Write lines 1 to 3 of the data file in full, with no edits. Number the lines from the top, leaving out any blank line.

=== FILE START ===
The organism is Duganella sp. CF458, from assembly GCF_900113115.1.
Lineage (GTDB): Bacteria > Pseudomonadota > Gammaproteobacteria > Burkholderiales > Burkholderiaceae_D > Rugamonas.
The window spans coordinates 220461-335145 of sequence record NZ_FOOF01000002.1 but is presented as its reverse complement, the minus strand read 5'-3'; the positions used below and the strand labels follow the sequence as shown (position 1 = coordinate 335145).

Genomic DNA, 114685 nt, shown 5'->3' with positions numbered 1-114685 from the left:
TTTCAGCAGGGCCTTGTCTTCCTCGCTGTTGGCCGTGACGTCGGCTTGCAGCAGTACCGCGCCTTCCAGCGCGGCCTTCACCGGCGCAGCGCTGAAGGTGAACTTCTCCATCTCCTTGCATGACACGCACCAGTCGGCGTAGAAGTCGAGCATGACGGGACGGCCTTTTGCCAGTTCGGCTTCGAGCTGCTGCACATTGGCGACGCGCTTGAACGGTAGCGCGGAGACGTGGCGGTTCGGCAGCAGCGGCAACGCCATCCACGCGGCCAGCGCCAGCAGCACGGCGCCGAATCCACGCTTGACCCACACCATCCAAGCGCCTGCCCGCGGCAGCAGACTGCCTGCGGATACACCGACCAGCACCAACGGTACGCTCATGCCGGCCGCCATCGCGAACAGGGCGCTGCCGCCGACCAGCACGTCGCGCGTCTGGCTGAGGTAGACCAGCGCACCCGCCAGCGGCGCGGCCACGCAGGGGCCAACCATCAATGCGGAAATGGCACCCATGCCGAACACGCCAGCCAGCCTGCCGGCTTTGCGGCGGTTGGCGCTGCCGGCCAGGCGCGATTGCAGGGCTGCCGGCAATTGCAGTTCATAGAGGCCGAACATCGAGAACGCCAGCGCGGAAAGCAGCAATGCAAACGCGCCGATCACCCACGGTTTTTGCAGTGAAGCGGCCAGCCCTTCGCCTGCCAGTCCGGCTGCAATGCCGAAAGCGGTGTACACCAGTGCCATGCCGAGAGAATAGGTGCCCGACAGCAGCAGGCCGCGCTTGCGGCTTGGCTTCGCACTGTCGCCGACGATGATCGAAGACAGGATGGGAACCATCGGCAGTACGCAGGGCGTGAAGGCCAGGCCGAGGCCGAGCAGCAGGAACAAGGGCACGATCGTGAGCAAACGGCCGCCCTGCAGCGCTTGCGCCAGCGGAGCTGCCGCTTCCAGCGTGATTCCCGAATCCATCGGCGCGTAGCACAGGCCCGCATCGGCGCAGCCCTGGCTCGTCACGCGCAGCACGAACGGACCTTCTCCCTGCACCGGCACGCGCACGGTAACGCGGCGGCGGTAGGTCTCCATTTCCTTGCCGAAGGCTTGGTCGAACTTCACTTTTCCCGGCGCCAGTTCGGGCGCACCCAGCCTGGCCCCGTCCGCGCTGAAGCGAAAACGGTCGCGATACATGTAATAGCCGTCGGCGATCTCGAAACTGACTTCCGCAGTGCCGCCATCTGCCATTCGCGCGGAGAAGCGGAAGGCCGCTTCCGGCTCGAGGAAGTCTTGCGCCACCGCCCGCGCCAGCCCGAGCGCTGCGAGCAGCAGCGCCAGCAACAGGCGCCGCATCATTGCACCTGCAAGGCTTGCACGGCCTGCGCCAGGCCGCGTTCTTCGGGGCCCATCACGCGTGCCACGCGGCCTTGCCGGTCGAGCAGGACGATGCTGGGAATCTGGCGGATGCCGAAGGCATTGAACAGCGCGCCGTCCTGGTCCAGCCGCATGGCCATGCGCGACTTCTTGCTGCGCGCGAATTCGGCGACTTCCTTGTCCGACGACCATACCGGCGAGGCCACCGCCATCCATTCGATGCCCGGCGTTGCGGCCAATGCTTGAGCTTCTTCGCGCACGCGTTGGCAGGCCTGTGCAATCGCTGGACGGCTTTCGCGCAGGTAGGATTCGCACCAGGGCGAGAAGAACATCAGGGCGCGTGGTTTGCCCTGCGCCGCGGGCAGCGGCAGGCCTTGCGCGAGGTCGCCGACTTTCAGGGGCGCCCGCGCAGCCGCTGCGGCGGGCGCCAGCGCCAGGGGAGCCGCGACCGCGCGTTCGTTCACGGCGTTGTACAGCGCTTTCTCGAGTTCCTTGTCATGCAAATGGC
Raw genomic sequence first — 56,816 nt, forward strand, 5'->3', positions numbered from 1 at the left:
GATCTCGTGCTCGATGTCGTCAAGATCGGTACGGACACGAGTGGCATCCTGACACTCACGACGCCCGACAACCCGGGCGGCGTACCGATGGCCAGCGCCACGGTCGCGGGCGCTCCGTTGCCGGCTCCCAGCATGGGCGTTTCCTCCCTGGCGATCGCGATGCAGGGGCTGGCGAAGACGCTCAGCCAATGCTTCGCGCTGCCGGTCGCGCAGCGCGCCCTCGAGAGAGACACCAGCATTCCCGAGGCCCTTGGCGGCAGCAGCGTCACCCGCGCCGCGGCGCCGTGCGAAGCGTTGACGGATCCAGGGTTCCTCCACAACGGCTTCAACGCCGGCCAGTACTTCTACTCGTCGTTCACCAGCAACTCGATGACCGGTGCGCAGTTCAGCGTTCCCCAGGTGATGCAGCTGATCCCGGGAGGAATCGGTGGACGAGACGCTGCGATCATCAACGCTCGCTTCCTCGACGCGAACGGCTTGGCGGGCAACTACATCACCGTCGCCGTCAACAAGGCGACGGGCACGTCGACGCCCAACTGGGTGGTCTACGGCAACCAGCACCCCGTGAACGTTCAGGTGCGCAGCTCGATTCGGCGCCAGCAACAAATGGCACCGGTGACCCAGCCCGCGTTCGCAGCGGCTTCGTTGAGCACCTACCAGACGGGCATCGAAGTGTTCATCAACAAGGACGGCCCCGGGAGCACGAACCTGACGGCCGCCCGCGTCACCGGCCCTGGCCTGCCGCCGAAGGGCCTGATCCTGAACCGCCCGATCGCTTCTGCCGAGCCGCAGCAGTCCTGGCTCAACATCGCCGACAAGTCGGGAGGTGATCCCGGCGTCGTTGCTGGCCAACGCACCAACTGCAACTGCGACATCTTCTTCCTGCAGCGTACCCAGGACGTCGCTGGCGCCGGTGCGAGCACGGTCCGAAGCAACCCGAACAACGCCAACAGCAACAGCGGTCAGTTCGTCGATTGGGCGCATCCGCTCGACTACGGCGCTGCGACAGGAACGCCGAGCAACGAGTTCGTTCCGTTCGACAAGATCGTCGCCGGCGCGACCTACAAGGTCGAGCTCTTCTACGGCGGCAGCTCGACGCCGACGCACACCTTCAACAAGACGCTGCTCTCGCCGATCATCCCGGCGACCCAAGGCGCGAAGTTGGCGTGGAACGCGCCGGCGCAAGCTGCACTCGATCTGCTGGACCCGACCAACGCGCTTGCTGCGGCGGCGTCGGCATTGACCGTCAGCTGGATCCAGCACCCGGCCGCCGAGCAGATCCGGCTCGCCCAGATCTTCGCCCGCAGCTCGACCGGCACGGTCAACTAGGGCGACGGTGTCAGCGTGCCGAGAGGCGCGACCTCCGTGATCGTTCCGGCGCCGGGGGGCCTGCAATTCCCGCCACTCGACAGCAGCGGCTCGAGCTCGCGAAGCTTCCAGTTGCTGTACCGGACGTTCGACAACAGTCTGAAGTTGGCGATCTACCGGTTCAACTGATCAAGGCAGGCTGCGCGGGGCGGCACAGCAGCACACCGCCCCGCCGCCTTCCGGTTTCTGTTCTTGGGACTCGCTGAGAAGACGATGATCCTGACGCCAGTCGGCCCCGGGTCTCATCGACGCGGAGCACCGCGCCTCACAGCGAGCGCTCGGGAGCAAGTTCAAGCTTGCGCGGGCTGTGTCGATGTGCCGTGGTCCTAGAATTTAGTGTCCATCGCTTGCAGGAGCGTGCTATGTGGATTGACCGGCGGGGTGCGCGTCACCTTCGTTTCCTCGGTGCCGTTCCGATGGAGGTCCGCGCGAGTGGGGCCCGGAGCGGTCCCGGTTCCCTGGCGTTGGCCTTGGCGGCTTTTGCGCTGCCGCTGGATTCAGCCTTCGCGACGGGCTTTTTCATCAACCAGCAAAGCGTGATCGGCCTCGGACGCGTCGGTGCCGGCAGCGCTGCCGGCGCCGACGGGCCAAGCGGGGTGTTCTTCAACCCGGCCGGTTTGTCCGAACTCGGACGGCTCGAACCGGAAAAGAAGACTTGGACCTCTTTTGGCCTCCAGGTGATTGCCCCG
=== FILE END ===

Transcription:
The organism is Duganella sp. CF458, from assembly GCF_900113115.1.
Lineage (GTDB): Bacteria > Pseudomonadota > Gammaproteobacteria > Burkholderiales > Burkholderiaceae_D > Rugamonas.
The window spans coordinates 220461-335145 of sequence record NZ_FOOF01000002.1 but is presented as its reverse complement, the minus strand read 5'-3'; the positions used below and the strand labels follow the sequence as shown (position 1 = coordinate 335145).